Friday, June 03, 2005


It was good to get an email from Johan Maurer today. His commentaries on life and faith are always a stimulating read. A Quaker writer and scholar, Johan is involved in some very important work on the Quaker testimonies and and the evangel. I first met him during his recent sojourn at Woodbrooke Study Centre in the UK.

Perhaps it is a self-preserving reaction, but my personal experience is that some in the Christian world for whom 'evangelism' is not a natural mantle have most to offer in terms of recovering 'witness' (martyria) as the key category for hopeful Christian engagement... which might well include Friends. Whereas those who trumpet the word to the skies as a litmus test of 'true faith' run the risk of displacing costly testimony with brash advertising slogans.

["We are the Church of martyria. For this reason, our witness is a witness for love, for the just peace, for the non-violent struggle for the truth, and for equitable just co-existence between Palestinians and Israelis... The Church of martyria is the Church that seriously carries the cross whatever the price might be, because it is the follower of its crucified Lord and master. " Bishop Munib Younan.]

I make that observation partly in response to those who wrote to me following the drafting of the open letter to the WCC on the subject of "recovering the kerygma" (for context see CWME reports). Several were grateful that the topic had been raised in a way that emphasised "talking the walk", rather than promoting a specialist activity which then becomes the preserve of what one correspondent called "certain kinds of Christians". I'll leave that one to your imagination!

On the other hand, a few wrote expressing views which seemed to suggest that any emphasis on pointing explicitly to Jesus Christ as the source, shape and goal of our hope was tantamount to 'exclusivism' and 'triumphalism'. To think that is, I fear, to entertain some serious confusions.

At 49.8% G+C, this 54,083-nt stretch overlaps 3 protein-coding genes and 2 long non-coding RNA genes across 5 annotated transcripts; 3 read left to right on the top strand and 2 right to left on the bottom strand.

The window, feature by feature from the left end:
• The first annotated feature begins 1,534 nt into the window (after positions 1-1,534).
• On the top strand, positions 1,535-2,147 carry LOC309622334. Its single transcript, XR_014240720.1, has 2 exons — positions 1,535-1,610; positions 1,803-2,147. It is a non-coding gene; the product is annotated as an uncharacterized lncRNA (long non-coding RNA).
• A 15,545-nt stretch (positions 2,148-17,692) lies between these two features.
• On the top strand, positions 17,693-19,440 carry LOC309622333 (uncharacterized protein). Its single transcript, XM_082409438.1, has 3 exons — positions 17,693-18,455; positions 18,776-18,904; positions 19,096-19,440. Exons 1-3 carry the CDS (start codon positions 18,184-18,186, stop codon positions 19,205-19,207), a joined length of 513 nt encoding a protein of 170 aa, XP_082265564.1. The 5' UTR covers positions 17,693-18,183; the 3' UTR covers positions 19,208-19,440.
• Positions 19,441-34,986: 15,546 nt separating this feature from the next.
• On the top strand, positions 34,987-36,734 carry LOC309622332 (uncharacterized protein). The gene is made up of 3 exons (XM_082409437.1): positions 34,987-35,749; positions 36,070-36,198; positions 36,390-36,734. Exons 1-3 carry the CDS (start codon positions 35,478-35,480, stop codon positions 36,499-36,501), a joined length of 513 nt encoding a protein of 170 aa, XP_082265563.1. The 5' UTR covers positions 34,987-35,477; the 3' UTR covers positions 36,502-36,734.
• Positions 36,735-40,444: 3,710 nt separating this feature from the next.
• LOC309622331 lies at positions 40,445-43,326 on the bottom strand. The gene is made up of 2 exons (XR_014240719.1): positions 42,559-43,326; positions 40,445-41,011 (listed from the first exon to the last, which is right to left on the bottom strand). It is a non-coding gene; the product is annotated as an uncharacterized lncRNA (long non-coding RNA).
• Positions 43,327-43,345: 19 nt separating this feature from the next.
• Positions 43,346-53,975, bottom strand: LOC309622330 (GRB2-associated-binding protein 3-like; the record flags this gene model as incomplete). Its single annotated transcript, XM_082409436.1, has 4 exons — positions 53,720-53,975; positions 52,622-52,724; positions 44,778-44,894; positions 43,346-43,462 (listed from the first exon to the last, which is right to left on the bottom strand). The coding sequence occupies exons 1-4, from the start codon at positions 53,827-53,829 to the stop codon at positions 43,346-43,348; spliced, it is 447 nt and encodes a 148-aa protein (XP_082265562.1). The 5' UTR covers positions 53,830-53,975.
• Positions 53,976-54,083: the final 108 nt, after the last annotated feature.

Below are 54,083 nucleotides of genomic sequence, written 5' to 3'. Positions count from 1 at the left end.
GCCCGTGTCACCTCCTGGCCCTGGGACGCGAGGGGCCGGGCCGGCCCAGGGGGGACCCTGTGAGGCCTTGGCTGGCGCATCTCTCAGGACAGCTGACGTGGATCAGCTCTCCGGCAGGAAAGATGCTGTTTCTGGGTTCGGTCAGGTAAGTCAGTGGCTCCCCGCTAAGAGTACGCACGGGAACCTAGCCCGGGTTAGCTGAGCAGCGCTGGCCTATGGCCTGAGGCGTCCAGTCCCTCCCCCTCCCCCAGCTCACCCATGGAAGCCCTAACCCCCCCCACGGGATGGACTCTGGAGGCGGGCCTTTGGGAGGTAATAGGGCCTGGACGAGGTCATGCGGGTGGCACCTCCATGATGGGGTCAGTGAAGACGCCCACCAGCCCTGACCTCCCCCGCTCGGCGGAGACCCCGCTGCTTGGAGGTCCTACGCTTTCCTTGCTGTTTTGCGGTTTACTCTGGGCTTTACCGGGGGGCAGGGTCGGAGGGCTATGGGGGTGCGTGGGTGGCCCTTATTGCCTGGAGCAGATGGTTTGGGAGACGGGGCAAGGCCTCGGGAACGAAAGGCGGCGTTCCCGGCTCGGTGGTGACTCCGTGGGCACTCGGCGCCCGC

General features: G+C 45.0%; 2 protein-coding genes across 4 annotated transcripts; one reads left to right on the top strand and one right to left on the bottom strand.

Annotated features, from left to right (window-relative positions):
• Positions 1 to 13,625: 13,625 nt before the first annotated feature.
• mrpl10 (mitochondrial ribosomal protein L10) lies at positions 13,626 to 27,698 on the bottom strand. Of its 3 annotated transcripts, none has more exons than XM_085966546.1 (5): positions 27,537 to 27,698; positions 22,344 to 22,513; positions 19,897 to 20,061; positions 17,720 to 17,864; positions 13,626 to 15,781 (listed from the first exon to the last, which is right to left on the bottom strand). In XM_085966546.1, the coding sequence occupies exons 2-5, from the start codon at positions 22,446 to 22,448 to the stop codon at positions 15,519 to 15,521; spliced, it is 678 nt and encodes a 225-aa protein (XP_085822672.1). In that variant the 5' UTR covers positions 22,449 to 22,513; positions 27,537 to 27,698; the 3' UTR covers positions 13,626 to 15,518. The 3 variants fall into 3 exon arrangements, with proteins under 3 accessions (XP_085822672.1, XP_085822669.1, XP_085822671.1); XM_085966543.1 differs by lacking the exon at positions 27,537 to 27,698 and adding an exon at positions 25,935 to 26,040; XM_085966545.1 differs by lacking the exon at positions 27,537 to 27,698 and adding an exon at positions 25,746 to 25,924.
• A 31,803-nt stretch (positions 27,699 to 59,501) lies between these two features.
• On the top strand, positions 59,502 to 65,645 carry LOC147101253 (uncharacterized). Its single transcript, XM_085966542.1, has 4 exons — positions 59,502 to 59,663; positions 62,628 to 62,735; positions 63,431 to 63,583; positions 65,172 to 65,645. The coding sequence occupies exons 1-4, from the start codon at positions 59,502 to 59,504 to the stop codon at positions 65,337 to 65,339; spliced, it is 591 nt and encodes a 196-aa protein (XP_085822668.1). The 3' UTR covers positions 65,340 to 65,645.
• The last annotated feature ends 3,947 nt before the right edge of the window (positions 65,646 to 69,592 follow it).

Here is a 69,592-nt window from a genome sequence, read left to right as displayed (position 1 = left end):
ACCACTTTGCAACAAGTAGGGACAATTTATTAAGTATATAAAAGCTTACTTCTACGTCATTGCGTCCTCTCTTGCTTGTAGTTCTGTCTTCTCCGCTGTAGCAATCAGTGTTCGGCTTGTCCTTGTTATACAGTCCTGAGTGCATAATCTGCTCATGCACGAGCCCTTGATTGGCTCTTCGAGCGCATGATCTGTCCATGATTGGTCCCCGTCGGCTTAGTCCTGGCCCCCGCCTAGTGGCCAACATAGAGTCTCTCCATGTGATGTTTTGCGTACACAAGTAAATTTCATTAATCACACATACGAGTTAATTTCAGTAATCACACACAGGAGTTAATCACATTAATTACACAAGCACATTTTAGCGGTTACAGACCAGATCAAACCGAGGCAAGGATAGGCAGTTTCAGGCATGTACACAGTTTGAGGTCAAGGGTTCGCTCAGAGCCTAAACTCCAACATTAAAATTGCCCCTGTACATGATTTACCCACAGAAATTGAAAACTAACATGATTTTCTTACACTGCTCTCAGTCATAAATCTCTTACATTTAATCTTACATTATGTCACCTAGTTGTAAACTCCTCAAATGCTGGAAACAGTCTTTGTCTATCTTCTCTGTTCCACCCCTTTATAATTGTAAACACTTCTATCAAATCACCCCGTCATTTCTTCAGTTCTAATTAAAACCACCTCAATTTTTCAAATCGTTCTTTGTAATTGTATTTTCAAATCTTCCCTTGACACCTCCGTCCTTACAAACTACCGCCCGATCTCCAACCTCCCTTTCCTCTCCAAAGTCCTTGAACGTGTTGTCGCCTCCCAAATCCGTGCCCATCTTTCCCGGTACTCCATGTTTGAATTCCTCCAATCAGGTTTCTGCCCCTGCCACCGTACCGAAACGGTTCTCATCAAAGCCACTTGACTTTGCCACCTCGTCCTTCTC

To speak of Christ or to point to the transfiguring impact of his crucified and risen life is to raise a question, not to impose an answer. Not to allow this question to be raised may be to cut our conversations off from the life of One who comes to us in the vulnerability of a stranger and bids us be friends. It is a matter of listening and discernment, not imposition and formula.

The challenge, I think, is to do with our preparedness (in our relationships, our plans and our encounters) for an "Emmaus Road" moment. The evangelising instant is not one where we hear ourselves speaking, but a time to find ourselves lovingly addressed. For it is God's voice we seek.

At the WCC World Mission Conference, many observed that the plenary references to evangelism were primarily cautionary. I can understand why. The name of Christ is so horribly abused in our world. For this reason, as the historic peace churches are perhaps in the best position to recognise, the first step in speaking of or pointing to Jesus is our disarmament.

It is, indeed, peace that anchors the Gospel's witness.

Only when we abandon our weapons of fear can we engage with others in a way which will be free of manipulation and self-interset, and which will thereby truthfully witness to the one who refuses our violence by taking it upon himself.

The precondition of participating in the evangel, then, is metanoia. Ours, first of all. That is what makes it so vital, so tough, and so inimical to the imperialism into which the word 'evangelism' has been so disgracefully distorted.

All of which has reminded me to add links to two organisations for which I have a particular affinity: Witness for Peace (I was in Nicaragua briefly in the mid-1980s) and Christian Pecaemaker Teams (a partner of Ekklesia).

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